Creating an Insider Trading Policy for Your Company’s Digital Assets: Why Write One and What to Consider


The Ministry of Justice has announcement the creation of a nationwide network of Digital Asset Coordinators (DACs), comprised of more than 150 designated federal prosecutors within principal justice offices and U.S. prosecutors across the country.

The announcement was timed to coincide with the DOJ’s mid-September release. report on The Role of Law Enforcement in Detecting, Investigating, and Prosecuting Criminal Activity Related to Digital Assets. The DOJ has identified “crimes involving or undermining the digital asset ecosystem” as a top enforcement priority. What the report describes as “spike cases” targeting “insider trading” is a law enforcement trend that began in June this year when a former employee of an NFT market was accused with what the DOJ has heralded as “the first-ever digital asset insider trading system.”

These developments demonstrate that the DOJ believes it can prosecute “insider trading” in NFTs and other virtual goods (which we refer to here as “digital assets”) using federal wire fraud laws – eliminating thus the need for the government to prove that a transaction involved title.

Traditionally, however, corporate insider trading policies have been limited to securities trading. In light of the DOJ’s clear emphasis on developing criminal cases involving the trading of digital assets, companies that create or sell digital assets may consider adopting digital asset-focused policies, both to provide guidance to their employees and to minimize risks and collateral consequences. of a GM chase. This is true even for private companies, which may not have existing compliance policies and procedures for securities trading because they are not publicly traded.

Considerations for Writing the Policy

Creating an insider trading policy for digital assets involves several key considerations, each of which highlights how a company’s digital assets differ in important ways from its publicly traded stock.

A central element of a standard insider trading policy is the definition of material nonpublic information (MNPI). What constitutes the MNPI for digital assets does not necessarily coincide with the types of information, such as upcoming earnings announcements, that can affect a company’s stock price. The market value of a digital asset can be affected by its own attributes, including rarity and associated benefits (if any). For example, owning an NFT can confer benefits in the real world, such as a promotional discount on the purchase of a physical product, or in the metaverse, such as privileged access to a virtual world. It can also be affected by speculative trading, like a meme stock. Care should be taken to assess both the nature of the digital asset and the publicly available information about that asset.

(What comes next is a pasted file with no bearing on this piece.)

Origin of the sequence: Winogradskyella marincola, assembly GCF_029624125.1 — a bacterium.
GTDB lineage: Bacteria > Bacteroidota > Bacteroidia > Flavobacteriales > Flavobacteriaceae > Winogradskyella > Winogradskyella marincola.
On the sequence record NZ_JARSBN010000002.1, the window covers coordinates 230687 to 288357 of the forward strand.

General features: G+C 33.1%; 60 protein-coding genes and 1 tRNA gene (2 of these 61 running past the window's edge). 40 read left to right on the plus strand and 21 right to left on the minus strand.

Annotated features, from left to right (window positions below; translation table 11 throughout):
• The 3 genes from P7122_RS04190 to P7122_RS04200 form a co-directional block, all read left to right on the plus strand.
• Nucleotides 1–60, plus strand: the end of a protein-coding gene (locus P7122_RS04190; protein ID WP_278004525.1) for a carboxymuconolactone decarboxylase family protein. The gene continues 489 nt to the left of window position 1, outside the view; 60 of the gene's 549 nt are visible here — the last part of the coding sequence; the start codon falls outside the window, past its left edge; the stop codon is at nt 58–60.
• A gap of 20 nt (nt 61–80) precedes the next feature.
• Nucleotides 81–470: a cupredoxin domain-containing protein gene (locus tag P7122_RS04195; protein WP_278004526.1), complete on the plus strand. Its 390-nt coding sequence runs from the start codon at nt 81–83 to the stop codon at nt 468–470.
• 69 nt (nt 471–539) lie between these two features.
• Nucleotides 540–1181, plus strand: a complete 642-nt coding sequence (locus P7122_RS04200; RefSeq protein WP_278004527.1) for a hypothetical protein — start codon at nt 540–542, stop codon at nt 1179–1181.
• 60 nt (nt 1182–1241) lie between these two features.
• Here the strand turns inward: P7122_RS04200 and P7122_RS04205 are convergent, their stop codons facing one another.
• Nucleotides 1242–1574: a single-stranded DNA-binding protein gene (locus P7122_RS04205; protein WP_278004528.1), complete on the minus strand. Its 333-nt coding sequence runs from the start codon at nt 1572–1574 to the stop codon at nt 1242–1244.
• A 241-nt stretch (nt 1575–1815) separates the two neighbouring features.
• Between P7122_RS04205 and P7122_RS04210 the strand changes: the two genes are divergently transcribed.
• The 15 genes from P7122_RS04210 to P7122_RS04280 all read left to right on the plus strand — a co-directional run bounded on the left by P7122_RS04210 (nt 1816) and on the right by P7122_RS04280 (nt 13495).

Moreover, MNPI is not a one-size-fits-all solution, even for a single company’s entire digital asset portfolio. Prior knowledge of an upcoming airdrop for holders of an NFT might be MNPI relative to that NFT, but unrelated to the value of a different NFT sold by the same company.

The unique characteristics of digital assets also complicate the use of tools companies have long used to foster compliance with insider trading laws: blackout periods and pre-clearance procedures. For digital assets, there is no practical equivalent to the quarterly earnings release date, which typically precedes trading blackout periods. Instead, outage planning may need to be closely coordinated with evolving business plans and, by necessity, may be ad hoc.

Similarly, while a pre-authorization policy can allow a company greater visibility into employee transactions, implementing a digital asset pre-authorization mechanism can require a significant allocation of resources, both in terms of personnel and the level of familiarity with digital assets needed to understand whether to bless a trade.

Finally, there are reputational risks in allowing employees to trade their employer’s digital assets, especially for consumer brands. If an employee who does not have an MNPI is randomly dropped a rare special edition NFT by the company and then profits from selling that digital asset in a virtual marketplace, there may be little or no risk of DOJ lawsuits, but a web user who finds the transaction on the blockchain could cry foul in a blog post. Thus, companies may wish to adopt policies more generally indicating if and when employees can buy, sell or gift digital assets created and sold by their employer.

The new features of digital assets that make them attractive to consumers may also make them attractive to arbitrage opportunists, as recent DOJ enforcement activity suggests. A strong digital asset insider trading policy will provide clear guidance to employees on how to comply with the law, while helping to maintain a fair market for the company’s digital assets.


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